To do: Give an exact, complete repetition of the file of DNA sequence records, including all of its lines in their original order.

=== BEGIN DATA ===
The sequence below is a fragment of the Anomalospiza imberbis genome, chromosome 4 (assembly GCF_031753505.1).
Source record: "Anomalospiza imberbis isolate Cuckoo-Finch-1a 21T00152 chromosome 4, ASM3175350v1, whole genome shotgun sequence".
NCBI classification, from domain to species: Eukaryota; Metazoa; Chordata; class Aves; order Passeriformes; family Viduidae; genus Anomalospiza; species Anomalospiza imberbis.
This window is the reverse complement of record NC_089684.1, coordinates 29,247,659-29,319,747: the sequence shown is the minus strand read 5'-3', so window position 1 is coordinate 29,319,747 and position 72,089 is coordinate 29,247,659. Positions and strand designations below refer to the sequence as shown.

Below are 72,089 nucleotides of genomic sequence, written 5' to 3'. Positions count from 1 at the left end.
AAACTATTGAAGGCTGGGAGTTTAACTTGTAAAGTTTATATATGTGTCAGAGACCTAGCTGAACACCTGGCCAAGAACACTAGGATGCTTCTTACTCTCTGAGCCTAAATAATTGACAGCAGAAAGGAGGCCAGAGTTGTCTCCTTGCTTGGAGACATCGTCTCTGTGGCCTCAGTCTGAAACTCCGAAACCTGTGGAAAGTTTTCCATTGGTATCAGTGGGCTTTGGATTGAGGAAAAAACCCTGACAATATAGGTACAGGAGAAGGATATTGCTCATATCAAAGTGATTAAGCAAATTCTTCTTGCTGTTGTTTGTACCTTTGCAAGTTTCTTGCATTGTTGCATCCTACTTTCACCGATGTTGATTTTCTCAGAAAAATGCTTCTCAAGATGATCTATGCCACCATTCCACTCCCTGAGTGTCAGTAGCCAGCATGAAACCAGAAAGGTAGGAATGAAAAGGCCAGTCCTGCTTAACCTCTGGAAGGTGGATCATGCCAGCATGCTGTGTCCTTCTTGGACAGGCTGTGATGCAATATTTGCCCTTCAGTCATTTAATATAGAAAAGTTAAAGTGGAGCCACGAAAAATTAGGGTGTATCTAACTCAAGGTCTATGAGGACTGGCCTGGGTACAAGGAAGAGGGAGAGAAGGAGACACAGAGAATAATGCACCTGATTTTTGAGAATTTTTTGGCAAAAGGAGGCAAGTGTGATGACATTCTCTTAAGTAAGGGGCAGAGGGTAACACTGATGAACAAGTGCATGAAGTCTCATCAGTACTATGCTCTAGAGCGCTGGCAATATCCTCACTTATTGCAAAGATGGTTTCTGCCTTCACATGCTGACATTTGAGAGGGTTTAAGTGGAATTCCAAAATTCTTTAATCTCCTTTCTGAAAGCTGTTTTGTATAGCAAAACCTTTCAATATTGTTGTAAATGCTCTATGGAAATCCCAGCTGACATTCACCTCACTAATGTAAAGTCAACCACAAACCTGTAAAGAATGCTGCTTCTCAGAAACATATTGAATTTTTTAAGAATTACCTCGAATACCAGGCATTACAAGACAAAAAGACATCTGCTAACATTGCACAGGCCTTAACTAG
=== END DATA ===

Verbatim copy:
The sequence below is a fragment of the Anomalospiza imberbis genome, chromosome 4 (assembly GCF_031753505.1).
Source record: "Anomalospiza imberbis isolate Cuckoo-Finch-1a 21T00152 chromosome 4, ASM3175350v1, whole genome shotgun sequence".
NCBI classification, from domain to species: Eukaryota; Metazoa; Chordata; class Aves; order Passeriformes; family Viduidae; genus Anomalospiza; species Anomalospiza imberbis.
This window is the reverse complement of record NC_089684.1, coordinates 29,247,659-29,319,747: the sequence shown is the minus strand read 5'-3', so window position 1 is coordinate 29,319,747 and position 72,089 is coordinate 29,247,659. Positions and strand designations below refer to the sequence as shown.

Below are 72,089 nucleotides of genomic sequence, written 5' to 3'. Positions count from 1 at the left end.
AAACTATTGAAGGCTGGGAGTTTAACTTGTAAAGTTTATATATGTGTCAGAGACCTAGCTGAACACCTGGCCAAGAACACTAGGATGCTTCTTACTCTCTGAGCCTAAATAATTGACAGCAGAAAGGAGGCCAGAGTTGTCTCCTTGCTTGGAGACATCGTCTCTGTGGCCTCAGTCTGAAACTCCGAAACCTGTGGAAAGTTTTCCATTGGTATCAGTGGGCTTTGGATTGAGGAAAAAACCCTGACAATATAGGTACAGGAGAAGGATATTGCTCATATCAAAGTGATTAAGCAAATTCTTCTTGCTGTTGTTTGTACCTTTGCAAGTTTCTTGCATTGTTGCATCCTACTTTCACCGATGTTGATTTTCTCAGAAAAATGCTTCTCAAGATGATCTATGCCACCATTCCACTCCCTGAGTGTCAGTAGCCAGCATGAAACCAGAAAGGTAGGAATGAAAAGGCCAGTCCTGCTTAACCTCTGGAAGGTGGATCATGCCAGCATGCTGTGTCCTTCTTGGACAGGCTGTGATGCAATATTTGCCCTTCAGTCATTTAATATAGAAAAGTTAAAGTGGAGCCACGAAAAATTAGGGTGTATCTAACTCAAGGTCTATGAGGACTGGCCTGGGTACAAGGAAGAGGGAGAGAAGGAGACACAGAGAATAATGCACCTGATTTTTGAGAATTTTTTGGCAAAAGGAGGCAAGTGTGATGACATTCTCTTAAGTAAGGGGCAGAGGGTAACACTGATGAACAAGTGCATGAAGTCTCATCAGTACTATGCTCTAGAGCGCTGGCAATATCCTCACTTATTGCAAAGATGGTTTCTGCCTTCACATGCTGACATTTGAGAGGGTTTAAGTGGAATTCCAAAATTCTTTAATCTCCTTTCTGAAAGCTGTTTTGTATAGCAAAACCTTTCAATATTGTTGTAAATGCTCTATGGAAATCCCAGCTGACATTCACCTCACTAATGTAAAGTCAACCACAAACCTGTAAAGAATGCTGCTTCTCAGAAACATATTGAATTTTTTAAGAATTACCTCGAATACCAGGCATTACAAGACAAAAAGACATCTGCTAACATTGCACAGGCCTTAACTAG